But last night’s speech was also unusual in terms of the language used, which I’d like to talk about here.
The majority of media I consume (excluding fanfic, which has a pretty decent track record when it comes to this—and at the very least, we’re trying), is what I’d call casually sexist. This is a term I used a while ago when reviewing a work by Orson Scott Card. By “casually sexist,” I mean that it’s not something that is discussed or examined in detail, but in the world-building there is a subtle assumption of female inferiority. An undertone of “Well, of course she can’t/shouldn’t do [whatever], because she’s a woman.” Or an assumption of a patriarchal standard wherein the male is assumed and the female is Other. Often, this comes in the form of shaming men for not being “manly” enough, whatever that means. Because being unmanly is equated with being feminine, which is considered shameful.
And this often comes out in language—the universal “he,” or “men,” when you mean “humans in general” or in examples of specific people that are given to humanize an abstract concept. This drives me absolutely nuts in Christian sermons, where I hear it most. If the speaker gives an example of a person performing an action and the pronoun is “he,” often the action is fairly gender-neutral. But if the pronoun is “she,” the action is often gendered in a stereotypical way.
Here’s an example of this I just made up to illustrate the point: “the little boy who loves walking his dog, the little girl who learned to knit at her grandmother’s knee.” It’s not hard to imagine a little girl loving to walk her dog, but it’s a bit more of a stretch to imagine a grandmother teaching her little grandson how to knit.
I hear these family-oriented ones constantly: in speeches, a father and his son can have deep conversations, as can a mother and her daughter, but put a father and a daughter together and I will bet you we’ll get a version of the Period Speech. You know the one—Mom’s out of town for some reason, and of course the second she leaves is the second the daughter gets her first period and has to tell the dad (with an appropriate level of embarrassment because menstruation-shaming is now a thing). Dad has to rush out in a blaze of confusion to grab pads from the dizzying array of varieties on the shelves while Daughter sits at home guzzling ice cream and clutching at her stomach and sobbing. It’s usually portrayed as uber-traumatic, except it’s played for laughs. Because an adult male’s lack of basic understanding about the female body is something amusing instead of saddening.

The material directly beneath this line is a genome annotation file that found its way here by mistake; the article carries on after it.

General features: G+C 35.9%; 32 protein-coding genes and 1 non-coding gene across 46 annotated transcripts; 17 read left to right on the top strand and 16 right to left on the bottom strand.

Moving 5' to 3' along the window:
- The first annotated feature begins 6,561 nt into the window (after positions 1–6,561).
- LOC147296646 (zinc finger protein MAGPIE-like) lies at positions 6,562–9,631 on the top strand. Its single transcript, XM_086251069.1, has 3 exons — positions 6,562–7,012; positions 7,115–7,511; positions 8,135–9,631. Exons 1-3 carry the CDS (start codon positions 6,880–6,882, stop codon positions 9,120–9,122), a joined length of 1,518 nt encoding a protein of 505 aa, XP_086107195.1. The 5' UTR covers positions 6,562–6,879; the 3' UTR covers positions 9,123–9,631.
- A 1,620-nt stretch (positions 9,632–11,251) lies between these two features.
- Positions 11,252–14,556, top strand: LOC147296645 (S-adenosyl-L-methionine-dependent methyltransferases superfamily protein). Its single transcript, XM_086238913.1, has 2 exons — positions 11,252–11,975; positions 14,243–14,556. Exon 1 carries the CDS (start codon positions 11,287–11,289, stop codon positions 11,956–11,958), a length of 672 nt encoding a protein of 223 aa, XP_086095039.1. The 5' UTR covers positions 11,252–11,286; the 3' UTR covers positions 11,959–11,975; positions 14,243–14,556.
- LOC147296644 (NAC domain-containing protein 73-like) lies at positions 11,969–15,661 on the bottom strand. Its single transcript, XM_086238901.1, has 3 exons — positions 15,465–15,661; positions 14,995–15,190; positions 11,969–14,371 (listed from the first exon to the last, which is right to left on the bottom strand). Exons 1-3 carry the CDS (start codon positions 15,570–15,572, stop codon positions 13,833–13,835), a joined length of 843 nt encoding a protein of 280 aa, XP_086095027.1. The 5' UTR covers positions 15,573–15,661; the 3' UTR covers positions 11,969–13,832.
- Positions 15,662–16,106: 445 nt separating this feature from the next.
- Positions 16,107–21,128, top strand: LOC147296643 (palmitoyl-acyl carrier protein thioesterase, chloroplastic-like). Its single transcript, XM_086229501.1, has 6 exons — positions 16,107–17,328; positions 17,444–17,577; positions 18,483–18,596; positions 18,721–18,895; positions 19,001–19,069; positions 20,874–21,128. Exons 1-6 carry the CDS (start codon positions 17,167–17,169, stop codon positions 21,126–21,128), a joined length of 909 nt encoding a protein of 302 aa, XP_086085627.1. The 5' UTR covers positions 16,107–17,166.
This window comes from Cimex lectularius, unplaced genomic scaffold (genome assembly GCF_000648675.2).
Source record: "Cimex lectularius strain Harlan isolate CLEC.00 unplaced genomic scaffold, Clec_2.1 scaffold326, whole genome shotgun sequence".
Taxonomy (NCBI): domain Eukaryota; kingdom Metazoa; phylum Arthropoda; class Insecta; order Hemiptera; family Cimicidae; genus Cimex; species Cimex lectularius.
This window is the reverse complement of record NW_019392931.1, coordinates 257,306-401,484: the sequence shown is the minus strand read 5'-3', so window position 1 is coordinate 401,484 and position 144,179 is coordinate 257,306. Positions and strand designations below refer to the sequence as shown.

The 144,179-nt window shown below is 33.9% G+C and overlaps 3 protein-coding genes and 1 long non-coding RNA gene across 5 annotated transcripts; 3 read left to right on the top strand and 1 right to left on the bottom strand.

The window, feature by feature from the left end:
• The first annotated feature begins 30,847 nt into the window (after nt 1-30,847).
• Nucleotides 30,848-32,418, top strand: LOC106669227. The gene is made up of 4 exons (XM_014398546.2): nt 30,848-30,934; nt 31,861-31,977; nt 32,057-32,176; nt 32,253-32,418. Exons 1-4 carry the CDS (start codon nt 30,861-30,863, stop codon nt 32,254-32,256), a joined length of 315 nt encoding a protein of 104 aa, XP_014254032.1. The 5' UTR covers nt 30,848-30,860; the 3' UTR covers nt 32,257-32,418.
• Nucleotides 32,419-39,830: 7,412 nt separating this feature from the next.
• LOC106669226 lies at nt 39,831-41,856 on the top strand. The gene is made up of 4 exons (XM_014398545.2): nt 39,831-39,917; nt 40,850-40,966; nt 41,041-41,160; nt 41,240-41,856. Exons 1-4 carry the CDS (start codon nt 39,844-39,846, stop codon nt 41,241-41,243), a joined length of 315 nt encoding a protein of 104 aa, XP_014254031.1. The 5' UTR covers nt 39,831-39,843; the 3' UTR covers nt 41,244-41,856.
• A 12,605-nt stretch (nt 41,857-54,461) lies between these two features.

This kind of thing makes me crazy because my father and I (a woman) have a really good relationship where we often discuss things that *gasp* aren’t directly related to our differences in gender. And if I need pads and can’t go myself, he calmly goes to the store and gets some, and I calmly thank him (and don’t complain if they’re the wrong brand), and we get on with our goddamn lives because this is a perfectly normal biological function and not a crisis. He’s my dad and should be there to help me and support me when I need him.
Oh, and if they’re portraying a conversation between a mom and her son, it’s usually about, what, embarrassing him over prospective girlfriends? These aren’t shown as often.
But I digress. Back to politics. I’m not sure what was up with Republican nominee Mitt Romney’s speech with respect to this idea (transcript here). His views on women’s roles seemed somewhat muddled. He seemed very keen to demonstrate that he has worked with women before in many aspects of his life: